Dr. Sequist suggests that when a patient tests negative for the common driver mutations (EGFR, ALK, and KRAS), testing for other rare driver mutations would provide insight into the disease and prepare the clinician in considering alternative treatment options, such as clinical trials. Withholding chemotherapy while waiting for the broad panel test results is not an approach endorsed by Dr. Sequist. This is based on the notion that a positive test result for a rare mutation may justify the patient’s referral to a clinical trial, most of which require prior treatment with chemotherapy.

The question of what the best chemotherapy might be is yet unanswered. What has become clear in recent years is that combining two treatments is not indicative of the same efficacy ratio. The ECOG 4599 study revealed that adding bevacizumab to carboplatin/paclitaxel improved outcomes when compared with chemotherapy alone. Subsequently, pemetrexed-based chemotherapy was used to treat adenocarcinoma. It was assumed at that time that adding bevacizumab to pemetrexed therapy would improve the result, but this was not observed across various clinical trials. To date, there is no definitive answer as to which is a better regimen for this population of patients. The decision whether to select a paclitaxel/ bevacizumab or a pemetrexed-based regimen, or any other active regimes should be based on the side-effect profile of the agents and fitness level of the patient. As frontline treatment, Dr. Sequist tends to use cisplatin/pemetrexed, carboplatin/pemetrexed, or carboplatin/pemetrexed with bevacizumab. A taxane-based regimen is also an acceptable choice.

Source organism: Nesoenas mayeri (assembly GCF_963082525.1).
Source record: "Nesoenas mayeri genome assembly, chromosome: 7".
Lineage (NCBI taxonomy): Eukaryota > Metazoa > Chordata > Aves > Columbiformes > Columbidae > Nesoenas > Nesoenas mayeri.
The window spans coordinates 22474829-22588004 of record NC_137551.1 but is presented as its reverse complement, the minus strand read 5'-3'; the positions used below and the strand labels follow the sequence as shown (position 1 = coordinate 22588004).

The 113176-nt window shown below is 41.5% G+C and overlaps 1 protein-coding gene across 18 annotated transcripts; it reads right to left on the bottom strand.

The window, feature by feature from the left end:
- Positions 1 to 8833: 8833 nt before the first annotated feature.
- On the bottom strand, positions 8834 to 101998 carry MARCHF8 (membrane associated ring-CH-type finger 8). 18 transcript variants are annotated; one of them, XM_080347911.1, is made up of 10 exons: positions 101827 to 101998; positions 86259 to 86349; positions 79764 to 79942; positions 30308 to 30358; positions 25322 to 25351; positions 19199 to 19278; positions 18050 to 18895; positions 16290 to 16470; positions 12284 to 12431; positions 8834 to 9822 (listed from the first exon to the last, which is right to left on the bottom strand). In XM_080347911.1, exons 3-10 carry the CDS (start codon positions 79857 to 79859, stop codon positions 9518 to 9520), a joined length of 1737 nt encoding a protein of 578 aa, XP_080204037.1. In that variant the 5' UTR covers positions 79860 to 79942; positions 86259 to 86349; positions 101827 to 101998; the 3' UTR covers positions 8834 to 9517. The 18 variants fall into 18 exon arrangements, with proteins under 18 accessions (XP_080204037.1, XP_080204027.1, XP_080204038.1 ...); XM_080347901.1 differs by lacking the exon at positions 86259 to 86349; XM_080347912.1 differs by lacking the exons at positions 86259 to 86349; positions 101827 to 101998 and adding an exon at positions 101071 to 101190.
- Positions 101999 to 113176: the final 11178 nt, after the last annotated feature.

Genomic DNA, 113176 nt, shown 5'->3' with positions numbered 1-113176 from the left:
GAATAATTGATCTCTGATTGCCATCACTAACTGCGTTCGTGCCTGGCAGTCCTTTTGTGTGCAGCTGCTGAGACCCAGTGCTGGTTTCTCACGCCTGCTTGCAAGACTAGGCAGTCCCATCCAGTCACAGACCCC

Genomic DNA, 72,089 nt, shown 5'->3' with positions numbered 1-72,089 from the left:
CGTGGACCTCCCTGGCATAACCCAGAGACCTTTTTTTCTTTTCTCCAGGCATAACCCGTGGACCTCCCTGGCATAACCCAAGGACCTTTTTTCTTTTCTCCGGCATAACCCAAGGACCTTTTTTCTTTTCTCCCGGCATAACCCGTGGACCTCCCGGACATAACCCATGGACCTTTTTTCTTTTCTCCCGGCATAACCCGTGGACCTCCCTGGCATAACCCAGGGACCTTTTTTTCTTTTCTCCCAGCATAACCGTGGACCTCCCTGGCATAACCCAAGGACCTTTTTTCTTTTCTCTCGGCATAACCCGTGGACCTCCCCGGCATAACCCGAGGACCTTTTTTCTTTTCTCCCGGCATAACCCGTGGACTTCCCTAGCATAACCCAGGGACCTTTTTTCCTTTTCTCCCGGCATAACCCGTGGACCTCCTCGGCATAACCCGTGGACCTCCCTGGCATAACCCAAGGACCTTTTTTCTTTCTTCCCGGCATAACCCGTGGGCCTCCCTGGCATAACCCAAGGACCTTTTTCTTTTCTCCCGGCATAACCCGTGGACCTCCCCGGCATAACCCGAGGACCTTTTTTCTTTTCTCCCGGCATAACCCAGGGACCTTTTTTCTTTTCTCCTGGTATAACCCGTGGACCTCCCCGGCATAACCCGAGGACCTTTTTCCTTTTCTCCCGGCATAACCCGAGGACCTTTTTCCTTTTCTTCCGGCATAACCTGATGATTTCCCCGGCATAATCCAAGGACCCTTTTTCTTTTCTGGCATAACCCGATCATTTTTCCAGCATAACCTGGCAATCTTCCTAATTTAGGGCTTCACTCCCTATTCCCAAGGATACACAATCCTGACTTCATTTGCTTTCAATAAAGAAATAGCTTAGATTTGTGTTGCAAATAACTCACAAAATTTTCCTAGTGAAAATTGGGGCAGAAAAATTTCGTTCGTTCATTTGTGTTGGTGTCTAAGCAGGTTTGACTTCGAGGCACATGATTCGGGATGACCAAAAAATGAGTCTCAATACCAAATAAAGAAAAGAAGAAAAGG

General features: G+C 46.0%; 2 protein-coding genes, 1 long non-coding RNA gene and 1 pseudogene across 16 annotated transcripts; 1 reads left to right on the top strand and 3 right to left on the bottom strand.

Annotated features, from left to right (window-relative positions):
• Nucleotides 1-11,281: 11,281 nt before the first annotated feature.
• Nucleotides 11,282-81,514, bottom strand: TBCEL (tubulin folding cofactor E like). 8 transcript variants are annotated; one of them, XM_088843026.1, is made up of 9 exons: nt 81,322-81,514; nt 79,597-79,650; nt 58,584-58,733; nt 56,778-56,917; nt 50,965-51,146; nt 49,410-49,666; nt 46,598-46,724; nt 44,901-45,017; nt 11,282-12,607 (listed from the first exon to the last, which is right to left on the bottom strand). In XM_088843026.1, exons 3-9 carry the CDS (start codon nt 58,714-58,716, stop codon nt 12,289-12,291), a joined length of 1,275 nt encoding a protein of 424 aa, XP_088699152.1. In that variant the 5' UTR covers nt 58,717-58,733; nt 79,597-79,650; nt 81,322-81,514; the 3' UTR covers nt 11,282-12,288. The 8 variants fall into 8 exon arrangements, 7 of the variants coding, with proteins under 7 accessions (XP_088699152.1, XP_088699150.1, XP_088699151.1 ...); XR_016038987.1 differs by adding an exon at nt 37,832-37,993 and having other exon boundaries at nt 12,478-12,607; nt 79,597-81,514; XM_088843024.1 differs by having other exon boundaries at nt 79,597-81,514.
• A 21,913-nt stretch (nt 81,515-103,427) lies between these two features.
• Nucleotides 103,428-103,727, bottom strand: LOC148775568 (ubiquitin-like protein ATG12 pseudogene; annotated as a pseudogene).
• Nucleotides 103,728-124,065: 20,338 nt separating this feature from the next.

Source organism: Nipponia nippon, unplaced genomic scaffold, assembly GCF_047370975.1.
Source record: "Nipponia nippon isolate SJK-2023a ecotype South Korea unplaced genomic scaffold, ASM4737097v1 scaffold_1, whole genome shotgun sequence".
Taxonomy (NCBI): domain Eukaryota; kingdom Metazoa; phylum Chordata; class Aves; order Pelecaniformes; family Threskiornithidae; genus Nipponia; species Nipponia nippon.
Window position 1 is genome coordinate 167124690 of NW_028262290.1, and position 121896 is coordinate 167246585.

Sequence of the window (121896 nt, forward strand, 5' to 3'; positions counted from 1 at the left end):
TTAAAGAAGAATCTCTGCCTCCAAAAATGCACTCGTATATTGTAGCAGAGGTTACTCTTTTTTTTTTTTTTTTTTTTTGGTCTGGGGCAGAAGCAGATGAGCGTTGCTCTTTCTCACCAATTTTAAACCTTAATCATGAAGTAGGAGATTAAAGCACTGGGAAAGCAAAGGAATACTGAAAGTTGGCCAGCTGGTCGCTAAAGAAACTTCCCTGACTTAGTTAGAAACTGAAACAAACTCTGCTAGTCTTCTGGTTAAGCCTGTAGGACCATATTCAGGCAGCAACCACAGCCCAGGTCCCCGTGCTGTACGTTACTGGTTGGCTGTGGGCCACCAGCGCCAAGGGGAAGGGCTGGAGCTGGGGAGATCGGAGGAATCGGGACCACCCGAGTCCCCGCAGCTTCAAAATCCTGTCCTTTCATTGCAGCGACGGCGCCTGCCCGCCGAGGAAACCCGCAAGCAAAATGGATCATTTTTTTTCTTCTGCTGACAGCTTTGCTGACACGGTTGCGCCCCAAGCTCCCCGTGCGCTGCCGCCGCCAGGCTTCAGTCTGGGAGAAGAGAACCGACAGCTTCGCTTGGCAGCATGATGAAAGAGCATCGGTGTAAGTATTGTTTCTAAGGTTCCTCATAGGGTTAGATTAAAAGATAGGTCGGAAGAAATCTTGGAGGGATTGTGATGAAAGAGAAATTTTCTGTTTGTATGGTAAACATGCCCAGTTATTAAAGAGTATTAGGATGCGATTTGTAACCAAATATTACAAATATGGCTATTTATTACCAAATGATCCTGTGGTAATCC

Physicians' Education Resource®, LLC is accredited by the Accreditation Council for Continuing Medical Education to provide continuing medical education for physicians.

This activity is not approved for AMA PRA Category 1 Credit™.

This activity is supported by educational grants from Boehringer Ingelheim and Genentech.